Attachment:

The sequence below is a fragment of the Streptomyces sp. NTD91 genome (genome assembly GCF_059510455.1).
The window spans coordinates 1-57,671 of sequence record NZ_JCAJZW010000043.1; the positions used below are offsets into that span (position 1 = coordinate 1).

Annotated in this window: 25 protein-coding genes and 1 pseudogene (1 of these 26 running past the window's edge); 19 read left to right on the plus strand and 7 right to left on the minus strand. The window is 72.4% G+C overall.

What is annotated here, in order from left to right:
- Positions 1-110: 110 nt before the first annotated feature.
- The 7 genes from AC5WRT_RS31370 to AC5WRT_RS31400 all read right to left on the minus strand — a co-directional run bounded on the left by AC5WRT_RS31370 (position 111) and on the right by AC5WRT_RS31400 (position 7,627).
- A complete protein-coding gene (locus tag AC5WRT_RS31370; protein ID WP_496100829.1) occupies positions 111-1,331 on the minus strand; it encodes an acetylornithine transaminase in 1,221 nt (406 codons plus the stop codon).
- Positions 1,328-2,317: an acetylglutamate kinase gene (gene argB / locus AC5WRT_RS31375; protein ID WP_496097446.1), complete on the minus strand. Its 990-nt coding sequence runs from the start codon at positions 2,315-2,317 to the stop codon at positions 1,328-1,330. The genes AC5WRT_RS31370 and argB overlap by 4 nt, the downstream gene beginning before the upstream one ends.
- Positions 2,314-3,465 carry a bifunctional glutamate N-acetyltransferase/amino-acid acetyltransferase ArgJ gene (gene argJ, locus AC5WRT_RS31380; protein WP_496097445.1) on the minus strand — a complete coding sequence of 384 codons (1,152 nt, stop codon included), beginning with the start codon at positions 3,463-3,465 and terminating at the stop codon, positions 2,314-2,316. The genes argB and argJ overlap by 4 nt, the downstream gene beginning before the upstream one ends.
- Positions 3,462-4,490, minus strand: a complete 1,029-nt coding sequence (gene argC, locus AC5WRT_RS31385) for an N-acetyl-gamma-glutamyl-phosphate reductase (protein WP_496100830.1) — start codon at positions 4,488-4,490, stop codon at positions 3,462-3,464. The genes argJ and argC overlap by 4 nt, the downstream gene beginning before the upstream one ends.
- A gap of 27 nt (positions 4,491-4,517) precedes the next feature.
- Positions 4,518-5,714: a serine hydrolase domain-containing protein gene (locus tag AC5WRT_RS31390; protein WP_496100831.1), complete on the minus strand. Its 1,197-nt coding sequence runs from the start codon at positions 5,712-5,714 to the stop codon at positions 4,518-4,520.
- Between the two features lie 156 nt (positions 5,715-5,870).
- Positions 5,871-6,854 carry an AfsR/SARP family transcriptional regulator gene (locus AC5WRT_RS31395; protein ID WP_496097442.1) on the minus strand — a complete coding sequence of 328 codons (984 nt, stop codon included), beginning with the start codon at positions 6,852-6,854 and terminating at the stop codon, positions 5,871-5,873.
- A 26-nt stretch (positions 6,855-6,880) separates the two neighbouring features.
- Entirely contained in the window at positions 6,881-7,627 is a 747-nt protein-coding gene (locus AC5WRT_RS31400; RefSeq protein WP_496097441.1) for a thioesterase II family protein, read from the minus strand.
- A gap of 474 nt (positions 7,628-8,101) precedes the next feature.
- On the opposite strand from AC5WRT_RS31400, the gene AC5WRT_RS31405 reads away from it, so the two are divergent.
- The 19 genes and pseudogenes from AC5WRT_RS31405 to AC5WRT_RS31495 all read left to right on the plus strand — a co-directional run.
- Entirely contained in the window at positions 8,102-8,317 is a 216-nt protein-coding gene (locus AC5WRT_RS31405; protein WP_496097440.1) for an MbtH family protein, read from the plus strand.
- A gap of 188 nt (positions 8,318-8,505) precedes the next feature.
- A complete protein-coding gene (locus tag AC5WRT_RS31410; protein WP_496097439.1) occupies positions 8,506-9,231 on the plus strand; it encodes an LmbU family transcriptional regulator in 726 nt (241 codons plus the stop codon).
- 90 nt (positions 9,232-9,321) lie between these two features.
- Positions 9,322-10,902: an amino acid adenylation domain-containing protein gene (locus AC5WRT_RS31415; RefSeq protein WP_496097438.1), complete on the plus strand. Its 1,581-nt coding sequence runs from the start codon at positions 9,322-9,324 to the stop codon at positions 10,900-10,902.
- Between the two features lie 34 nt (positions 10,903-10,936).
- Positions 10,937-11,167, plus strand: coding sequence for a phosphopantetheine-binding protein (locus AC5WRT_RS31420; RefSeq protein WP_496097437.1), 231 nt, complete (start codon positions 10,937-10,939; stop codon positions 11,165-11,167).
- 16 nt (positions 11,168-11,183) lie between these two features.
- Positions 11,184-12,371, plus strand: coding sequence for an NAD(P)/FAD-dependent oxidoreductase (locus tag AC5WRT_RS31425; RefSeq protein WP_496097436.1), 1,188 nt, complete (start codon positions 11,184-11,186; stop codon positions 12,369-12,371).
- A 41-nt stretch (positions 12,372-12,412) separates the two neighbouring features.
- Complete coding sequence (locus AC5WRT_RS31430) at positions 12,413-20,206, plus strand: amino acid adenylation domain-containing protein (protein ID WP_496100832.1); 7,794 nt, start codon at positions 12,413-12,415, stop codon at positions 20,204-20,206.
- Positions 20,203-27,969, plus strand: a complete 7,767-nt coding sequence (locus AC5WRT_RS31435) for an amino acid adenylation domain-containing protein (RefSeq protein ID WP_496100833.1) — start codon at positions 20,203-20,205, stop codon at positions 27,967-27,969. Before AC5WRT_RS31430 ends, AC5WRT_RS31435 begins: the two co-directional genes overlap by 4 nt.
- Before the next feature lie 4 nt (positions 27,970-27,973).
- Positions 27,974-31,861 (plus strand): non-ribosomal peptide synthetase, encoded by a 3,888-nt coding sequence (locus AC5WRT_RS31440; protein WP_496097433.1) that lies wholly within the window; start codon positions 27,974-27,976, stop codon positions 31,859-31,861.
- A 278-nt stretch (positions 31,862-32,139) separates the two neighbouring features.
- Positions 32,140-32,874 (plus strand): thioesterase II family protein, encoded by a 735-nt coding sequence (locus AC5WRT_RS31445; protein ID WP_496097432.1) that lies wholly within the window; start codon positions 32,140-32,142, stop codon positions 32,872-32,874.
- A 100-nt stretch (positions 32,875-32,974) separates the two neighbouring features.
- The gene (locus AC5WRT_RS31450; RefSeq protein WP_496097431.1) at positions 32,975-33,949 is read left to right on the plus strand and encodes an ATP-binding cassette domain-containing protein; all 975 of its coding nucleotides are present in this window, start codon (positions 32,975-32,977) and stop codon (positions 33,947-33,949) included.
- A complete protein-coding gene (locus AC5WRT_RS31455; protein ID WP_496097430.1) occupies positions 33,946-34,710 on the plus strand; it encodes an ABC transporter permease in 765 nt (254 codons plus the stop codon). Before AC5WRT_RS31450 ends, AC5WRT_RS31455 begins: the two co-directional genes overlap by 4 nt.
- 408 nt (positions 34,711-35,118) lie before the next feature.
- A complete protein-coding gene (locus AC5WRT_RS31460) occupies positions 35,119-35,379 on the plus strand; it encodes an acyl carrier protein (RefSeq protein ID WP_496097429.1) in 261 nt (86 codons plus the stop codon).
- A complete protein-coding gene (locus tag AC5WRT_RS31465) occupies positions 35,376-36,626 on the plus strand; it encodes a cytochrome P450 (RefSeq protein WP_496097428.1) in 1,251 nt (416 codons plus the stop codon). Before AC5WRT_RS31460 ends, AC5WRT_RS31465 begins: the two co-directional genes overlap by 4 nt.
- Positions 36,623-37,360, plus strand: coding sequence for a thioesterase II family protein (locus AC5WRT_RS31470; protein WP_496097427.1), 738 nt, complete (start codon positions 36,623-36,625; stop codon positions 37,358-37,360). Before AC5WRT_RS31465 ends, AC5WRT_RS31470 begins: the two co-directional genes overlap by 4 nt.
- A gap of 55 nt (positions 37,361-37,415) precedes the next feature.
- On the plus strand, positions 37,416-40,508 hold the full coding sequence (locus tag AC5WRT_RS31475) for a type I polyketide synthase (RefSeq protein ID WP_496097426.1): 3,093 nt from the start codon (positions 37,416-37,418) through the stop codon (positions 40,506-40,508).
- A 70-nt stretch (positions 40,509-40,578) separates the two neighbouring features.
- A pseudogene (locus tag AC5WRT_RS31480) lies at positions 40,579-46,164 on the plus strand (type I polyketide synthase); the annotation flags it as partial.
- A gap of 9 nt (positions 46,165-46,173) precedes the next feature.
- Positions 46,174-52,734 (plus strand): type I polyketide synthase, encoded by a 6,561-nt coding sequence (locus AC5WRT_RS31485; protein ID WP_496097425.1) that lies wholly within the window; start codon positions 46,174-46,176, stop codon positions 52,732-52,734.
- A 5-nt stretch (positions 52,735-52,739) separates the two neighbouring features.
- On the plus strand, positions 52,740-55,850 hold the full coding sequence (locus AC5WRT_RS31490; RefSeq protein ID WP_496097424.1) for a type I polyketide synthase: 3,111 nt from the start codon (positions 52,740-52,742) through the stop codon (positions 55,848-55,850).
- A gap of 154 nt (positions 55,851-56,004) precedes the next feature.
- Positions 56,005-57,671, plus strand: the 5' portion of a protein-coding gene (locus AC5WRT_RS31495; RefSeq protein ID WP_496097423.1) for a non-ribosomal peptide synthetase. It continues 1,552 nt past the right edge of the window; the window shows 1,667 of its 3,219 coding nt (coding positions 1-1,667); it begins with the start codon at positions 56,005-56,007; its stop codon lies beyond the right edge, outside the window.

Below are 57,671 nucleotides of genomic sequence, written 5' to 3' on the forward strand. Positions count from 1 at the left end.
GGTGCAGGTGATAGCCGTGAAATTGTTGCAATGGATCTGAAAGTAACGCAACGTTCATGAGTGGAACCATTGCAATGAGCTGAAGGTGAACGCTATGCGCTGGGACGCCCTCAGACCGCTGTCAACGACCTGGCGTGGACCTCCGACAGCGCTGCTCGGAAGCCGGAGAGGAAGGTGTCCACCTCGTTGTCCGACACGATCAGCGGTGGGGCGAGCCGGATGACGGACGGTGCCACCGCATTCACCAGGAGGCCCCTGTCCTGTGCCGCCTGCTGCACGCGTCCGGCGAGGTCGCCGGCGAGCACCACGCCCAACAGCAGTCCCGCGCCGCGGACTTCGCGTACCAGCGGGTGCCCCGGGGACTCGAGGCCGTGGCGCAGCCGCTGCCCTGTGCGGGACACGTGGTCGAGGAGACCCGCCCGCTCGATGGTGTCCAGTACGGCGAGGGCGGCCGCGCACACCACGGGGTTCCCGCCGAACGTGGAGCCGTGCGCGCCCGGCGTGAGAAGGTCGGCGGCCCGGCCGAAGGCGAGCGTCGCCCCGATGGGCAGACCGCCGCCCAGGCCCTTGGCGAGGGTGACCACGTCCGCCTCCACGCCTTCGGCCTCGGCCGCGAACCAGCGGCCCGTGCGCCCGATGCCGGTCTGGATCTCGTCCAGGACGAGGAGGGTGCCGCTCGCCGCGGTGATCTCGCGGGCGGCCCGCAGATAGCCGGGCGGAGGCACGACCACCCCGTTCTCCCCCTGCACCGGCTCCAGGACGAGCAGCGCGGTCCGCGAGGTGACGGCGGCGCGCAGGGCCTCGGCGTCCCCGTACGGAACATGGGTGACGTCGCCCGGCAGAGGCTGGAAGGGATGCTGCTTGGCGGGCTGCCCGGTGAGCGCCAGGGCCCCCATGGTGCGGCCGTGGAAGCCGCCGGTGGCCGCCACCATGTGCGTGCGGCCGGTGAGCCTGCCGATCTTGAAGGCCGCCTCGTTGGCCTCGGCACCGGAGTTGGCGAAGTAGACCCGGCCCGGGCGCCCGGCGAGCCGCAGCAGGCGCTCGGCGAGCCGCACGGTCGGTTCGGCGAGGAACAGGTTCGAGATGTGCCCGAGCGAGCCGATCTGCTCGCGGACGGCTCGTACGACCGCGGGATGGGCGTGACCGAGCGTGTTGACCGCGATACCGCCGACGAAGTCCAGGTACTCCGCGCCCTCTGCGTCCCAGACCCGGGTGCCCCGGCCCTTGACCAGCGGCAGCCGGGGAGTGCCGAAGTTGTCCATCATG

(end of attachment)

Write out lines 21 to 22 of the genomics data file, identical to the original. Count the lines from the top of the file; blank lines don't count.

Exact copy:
- A gap of 188 nt (positions 8,318-8,505) precedes the next feature.
- A complete protein-coding gene (locus tag AC5WRT_RS31410; protein WP_496097439.1) occupies positions 8,506-9,231 on the plus strand; it encodes an LmbU family transcriptional regulator in 726 nt (241 codons plus the stop codon).